GREENWOOD, SC – Greenwood Diagnostic Laboratories at the Greenwood Genetic Center, in collaboration with London Health Sciences Centre (LHSC), announce the launch of a new diagnostic test focused on disease-specific epigenetic signatures. The test, EpiSign, which is performed on a peripheral blood sample, analyzes DNA methylation patterns of the genome to establish a diagnosis or help resolve variants of uncertain significance (VUS) found through DNA testing. To date, combined efforts have identified unique methylation patterns, known as epigenetic signatures, for 19 genetic disorders including CHARGE syndrome, Cornelia de Lange syndrome, DownSEE DETAILS <span c...
GREENVILLE, SC – The Greenwood Genetic Center (GGC) is pleased to announce it has been selected as one of approximately 20 sites in the United States, Australia, and New Zealand now enrolling patients in a clinical trial for Fragile X syndrome (FXS). The study will include more than 200 male and female individuals ages three through 17. FXS is a genetic condition that causes intellectual disability, behavioral and learning challenges, and is also the most common known single gene cause of autism spectrum disorder. The newly-initiated study, CONNECT-FX (Clinical Study of CannabidiolSEE DETAILS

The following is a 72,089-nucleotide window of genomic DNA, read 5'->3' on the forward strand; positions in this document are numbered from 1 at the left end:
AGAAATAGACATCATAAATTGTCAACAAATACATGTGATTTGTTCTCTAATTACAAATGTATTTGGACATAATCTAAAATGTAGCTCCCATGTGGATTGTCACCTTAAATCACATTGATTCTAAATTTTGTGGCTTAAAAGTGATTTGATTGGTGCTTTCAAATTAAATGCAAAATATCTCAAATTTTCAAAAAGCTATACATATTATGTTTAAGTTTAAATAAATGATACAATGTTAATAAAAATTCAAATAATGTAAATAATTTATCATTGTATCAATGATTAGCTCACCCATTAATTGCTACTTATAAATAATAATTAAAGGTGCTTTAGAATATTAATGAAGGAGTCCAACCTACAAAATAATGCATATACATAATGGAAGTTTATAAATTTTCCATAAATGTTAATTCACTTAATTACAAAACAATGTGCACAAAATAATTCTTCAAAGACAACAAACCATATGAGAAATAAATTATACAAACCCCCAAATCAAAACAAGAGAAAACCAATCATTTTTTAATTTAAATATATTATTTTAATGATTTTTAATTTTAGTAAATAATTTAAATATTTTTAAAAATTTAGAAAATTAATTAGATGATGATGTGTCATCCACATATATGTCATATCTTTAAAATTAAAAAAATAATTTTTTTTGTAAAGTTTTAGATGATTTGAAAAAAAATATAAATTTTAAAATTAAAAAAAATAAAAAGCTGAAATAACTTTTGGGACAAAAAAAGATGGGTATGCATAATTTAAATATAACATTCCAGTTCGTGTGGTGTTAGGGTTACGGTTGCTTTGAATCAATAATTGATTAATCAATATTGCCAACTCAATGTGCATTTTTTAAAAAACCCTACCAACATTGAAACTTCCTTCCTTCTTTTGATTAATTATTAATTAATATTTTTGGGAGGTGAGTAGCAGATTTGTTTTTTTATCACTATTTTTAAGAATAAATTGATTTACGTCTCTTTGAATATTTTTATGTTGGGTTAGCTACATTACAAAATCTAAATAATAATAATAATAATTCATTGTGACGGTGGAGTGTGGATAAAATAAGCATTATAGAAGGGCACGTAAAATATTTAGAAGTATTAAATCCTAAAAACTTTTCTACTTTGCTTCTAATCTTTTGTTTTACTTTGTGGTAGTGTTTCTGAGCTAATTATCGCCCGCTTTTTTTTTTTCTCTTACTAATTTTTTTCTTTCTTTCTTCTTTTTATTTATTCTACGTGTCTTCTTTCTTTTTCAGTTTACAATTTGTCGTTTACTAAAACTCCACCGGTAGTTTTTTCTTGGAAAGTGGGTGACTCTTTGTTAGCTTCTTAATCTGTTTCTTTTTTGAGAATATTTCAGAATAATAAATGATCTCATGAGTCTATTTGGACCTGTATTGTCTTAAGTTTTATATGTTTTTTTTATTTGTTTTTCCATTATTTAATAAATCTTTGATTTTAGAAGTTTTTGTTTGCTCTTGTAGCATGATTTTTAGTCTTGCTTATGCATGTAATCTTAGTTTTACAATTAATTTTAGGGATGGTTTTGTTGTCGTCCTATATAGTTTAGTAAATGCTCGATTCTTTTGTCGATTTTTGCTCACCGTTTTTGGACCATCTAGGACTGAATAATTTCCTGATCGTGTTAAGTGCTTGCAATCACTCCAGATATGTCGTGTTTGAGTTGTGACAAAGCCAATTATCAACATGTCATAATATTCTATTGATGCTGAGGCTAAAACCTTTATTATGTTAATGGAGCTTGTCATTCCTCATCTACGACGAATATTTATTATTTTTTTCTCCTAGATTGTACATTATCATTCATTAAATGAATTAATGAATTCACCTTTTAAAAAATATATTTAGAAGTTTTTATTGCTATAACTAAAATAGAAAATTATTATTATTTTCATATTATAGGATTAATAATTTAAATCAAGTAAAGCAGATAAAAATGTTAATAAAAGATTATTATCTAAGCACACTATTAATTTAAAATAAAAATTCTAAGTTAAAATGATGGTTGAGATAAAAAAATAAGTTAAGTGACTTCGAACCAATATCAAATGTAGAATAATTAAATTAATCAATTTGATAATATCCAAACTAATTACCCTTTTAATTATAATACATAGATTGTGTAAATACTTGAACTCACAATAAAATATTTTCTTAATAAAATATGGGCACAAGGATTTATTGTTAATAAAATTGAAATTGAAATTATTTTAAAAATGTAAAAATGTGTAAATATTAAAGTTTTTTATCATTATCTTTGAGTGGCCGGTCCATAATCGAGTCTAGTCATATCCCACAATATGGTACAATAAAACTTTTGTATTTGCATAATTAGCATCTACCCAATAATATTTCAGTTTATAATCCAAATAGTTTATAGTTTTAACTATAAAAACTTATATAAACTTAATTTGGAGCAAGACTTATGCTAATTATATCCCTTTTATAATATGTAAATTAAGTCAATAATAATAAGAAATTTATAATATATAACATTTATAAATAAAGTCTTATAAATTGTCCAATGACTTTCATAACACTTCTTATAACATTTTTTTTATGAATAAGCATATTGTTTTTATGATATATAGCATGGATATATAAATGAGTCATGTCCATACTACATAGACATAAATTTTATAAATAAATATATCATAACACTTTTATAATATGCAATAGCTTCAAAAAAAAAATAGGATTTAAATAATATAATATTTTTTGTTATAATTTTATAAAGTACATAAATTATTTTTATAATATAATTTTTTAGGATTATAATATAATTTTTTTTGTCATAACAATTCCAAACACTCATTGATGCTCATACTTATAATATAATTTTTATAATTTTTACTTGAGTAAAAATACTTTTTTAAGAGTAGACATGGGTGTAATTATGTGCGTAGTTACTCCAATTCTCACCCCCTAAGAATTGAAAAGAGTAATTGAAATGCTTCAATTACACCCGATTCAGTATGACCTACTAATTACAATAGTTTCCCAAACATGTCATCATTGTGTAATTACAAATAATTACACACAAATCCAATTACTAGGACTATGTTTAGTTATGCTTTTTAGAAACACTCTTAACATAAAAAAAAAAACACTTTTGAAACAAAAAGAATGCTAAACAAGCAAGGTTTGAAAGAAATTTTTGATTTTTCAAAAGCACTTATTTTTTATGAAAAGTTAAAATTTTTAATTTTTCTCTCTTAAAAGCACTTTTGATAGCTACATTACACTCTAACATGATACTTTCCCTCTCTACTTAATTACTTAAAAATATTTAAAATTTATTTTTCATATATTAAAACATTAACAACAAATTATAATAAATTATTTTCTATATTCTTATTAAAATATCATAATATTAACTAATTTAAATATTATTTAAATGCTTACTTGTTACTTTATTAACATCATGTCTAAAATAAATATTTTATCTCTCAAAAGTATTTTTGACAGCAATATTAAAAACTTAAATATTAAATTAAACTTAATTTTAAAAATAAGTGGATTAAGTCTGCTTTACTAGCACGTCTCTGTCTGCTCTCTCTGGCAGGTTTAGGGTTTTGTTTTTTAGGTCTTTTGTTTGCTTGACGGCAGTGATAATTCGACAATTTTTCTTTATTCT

GREENWOOD, SC – The Greenwood Genetic Center’s (GGC’s) new Director of Research, Richard Steet, PhD, is bringing big changes to the Center. Steet, who joined GGC in August from the University of Georgia, and his longtime collaborator, Heather Flanagan-Steet, PhD, have developed an aquaculture facility at the Center for the study of zebrafish, a model organism for human genetic disorders.And now Steet has successfully renewed a National Institutes of Health R01 grant from the National Institute of General Medical Sciences which will bring $1.2 million dollars to the Center’s Division of Research overSEE DETAILS
GREENWOOD, South Carolina – Trudy Mackay and Robert Anholt of Clemson University’s Center for Human Genetics in Greenwood have received $1.87 million from the National Institutes of Health to advance research aimed at significantly increasing our fundamental understanding of the complex roles molecular variations play in human disease.Human beings share 99.9 percent of all DNA (the carrier of genetic information), but the 0.1 percent that isn’t shared is what makes each person unique. Everyone’s genome (an organism’s complete set of DNA) contains millions of genetic variants that affect everything fromSEE DETAILS